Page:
The Baptist churches born out of the 17th century Reformation based their beliefs on the importance of baptism for believers, the sacrifice of Jesus, the ability of individuals to interpret Scripture and have a relationship with God. They also believe in the need for congregations separate from government interference, says American Baptist Churches USA.
Here are six significant events in the history of the Baptist Church:
1. Early Baptist church, in the 1600s, took off in Holland, "where religious toleration was much greater than in England," says ABC USA. John Smyth led the first congregation and Thomas Helwys returned to England from Holland to establish a church there. Significant in the beginnings of this church were the belief that Baptists could follow Calvinism, which believed in predestination, and Arminianism, which believed salvation came from free will. Calvinism was inclined to dominate the Baptist theology until the late 18th century.
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2. Roger Williams, who had been a member of the Church of England, created the first Baptist Church in the United States around 1638, according to ABC USA. Another Baptist Church in a different community was founded around the same time by John Clarke.
3. The modern missionary movement was considered started by British pastor William Carey in the late 1700s. But even before Carey served as a missionary in India, beginning around 1793, the "first Baptist to evangelize in a foreign country was George Lisle, a freed slave and first ordained black in America, who sailed from Georgia to establish churches in Jamaica in the 1770s," says ABC USA.
4. By 1790, there were 35 Baptist associations and 750 churches in the United States, with about 60,000 members. "The Baptist tradition would see massive growth in the United States during the Great Awakening in the mid-18th century, followed by an increased interest and effort in foreign missions," according to Patheos Library.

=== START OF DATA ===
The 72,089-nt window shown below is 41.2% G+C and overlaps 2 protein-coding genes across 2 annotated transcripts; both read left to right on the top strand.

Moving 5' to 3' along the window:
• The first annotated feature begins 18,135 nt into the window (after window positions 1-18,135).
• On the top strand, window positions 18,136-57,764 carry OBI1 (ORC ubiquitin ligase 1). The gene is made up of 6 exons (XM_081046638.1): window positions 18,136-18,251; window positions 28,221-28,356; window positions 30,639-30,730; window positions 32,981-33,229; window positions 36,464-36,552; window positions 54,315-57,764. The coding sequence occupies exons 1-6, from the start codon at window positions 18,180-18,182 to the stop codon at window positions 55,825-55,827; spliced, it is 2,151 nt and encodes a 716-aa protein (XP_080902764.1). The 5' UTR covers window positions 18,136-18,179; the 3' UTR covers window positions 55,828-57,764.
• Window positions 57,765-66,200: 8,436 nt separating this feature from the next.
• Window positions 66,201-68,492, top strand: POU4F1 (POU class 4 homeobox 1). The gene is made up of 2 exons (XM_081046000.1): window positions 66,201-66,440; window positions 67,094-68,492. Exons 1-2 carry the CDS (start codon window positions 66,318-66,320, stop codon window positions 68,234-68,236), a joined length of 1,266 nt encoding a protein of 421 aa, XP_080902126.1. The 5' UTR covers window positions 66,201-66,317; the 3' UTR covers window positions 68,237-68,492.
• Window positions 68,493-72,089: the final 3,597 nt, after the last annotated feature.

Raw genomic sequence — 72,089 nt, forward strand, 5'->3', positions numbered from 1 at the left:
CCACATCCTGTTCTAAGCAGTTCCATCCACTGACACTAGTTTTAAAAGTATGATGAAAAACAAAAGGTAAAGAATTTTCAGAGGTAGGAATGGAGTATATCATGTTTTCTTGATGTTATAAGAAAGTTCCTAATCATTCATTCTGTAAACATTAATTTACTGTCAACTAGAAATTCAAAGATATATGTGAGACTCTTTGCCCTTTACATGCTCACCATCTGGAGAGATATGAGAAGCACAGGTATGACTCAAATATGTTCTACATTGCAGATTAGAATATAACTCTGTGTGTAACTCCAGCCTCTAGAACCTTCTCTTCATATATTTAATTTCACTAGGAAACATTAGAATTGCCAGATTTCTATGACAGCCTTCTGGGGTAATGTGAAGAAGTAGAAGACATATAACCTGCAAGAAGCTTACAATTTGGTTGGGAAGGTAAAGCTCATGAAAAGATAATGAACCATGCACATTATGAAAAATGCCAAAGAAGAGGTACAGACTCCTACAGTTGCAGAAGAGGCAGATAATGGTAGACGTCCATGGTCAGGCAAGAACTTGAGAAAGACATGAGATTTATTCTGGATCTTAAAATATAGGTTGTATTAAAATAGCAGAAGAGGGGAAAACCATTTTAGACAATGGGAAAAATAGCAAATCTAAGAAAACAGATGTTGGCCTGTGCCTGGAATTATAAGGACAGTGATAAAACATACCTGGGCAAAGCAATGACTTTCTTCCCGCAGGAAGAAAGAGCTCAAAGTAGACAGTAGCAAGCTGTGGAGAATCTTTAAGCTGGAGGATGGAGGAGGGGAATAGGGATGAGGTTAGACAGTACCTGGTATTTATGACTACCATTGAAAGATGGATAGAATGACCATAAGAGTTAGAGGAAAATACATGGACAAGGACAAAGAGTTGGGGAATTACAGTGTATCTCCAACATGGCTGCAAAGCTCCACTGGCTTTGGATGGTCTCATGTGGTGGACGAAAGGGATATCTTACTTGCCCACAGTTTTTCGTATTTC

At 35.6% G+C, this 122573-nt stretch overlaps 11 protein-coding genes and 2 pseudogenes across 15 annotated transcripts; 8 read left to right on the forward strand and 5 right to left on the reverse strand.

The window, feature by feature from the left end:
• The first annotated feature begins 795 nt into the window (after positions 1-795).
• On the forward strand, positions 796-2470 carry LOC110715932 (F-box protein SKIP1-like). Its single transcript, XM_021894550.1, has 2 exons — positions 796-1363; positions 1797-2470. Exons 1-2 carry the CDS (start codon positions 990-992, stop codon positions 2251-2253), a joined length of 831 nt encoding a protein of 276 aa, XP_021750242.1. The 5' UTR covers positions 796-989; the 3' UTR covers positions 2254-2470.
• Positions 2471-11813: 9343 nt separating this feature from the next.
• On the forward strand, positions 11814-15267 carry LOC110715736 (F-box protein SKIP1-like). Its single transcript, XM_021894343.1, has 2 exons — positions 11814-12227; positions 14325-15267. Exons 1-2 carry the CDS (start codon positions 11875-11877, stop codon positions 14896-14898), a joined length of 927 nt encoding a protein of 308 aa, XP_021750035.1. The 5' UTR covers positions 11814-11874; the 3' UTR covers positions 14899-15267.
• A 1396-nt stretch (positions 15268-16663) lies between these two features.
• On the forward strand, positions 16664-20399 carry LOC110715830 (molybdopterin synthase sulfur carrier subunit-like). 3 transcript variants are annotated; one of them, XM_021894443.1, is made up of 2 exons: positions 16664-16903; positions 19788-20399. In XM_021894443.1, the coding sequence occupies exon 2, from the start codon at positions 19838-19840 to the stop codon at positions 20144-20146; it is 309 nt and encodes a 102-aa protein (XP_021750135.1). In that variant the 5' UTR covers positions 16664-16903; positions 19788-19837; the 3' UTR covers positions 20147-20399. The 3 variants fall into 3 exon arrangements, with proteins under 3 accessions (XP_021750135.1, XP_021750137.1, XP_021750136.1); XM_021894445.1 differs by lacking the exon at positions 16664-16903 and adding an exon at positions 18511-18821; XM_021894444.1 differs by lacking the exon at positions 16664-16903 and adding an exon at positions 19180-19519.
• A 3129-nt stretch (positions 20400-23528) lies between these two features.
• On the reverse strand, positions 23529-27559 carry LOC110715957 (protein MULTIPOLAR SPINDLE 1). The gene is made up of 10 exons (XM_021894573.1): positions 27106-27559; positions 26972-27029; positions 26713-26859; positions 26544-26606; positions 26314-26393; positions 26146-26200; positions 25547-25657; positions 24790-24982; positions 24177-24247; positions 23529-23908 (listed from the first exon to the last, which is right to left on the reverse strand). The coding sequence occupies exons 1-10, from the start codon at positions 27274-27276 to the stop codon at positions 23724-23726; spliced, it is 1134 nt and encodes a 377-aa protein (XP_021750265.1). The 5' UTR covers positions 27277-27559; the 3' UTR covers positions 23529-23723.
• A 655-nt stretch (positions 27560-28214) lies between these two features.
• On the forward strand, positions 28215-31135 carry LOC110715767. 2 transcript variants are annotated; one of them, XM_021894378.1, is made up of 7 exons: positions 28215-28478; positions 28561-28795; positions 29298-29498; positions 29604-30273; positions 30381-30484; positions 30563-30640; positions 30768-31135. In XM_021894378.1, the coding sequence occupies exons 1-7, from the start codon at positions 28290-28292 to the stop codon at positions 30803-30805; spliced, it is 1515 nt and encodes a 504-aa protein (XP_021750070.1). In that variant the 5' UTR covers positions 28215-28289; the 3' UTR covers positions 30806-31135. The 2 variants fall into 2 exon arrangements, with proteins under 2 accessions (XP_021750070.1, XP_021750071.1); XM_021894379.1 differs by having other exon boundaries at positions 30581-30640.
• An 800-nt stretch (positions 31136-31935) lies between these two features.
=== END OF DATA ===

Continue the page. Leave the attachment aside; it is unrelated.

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5. A significant event in Baptist history in the U.S. was the founding of the Southern Baptist Convention in 1845. Differences evolved within the Baptist Church in the north and south.
6. The Baptist Church's well-known move toward social justice occurred in the mid-1950s. Much is attributed to Martin Luther King Jr.'s leadership, although not all Baptists agreed with King. Others in the church were also known for their social justice focus, "Walter Rauschenbusch, a New York Baptist with a warm evangelical faith, was the father of the Social Gospel in America," reports Baptist History.
"Before he died in 1918, he had advocated, among other things, social reform of poverty and economic injustice based upon biblical and theological principles. Likewise, the Baptist World Alliance, founded in 1905, has put much of its energy and effort in the struggle for human rights around the world. No Baptist, however, has been the cheerleader for justice as was Martin Luther King Jr."
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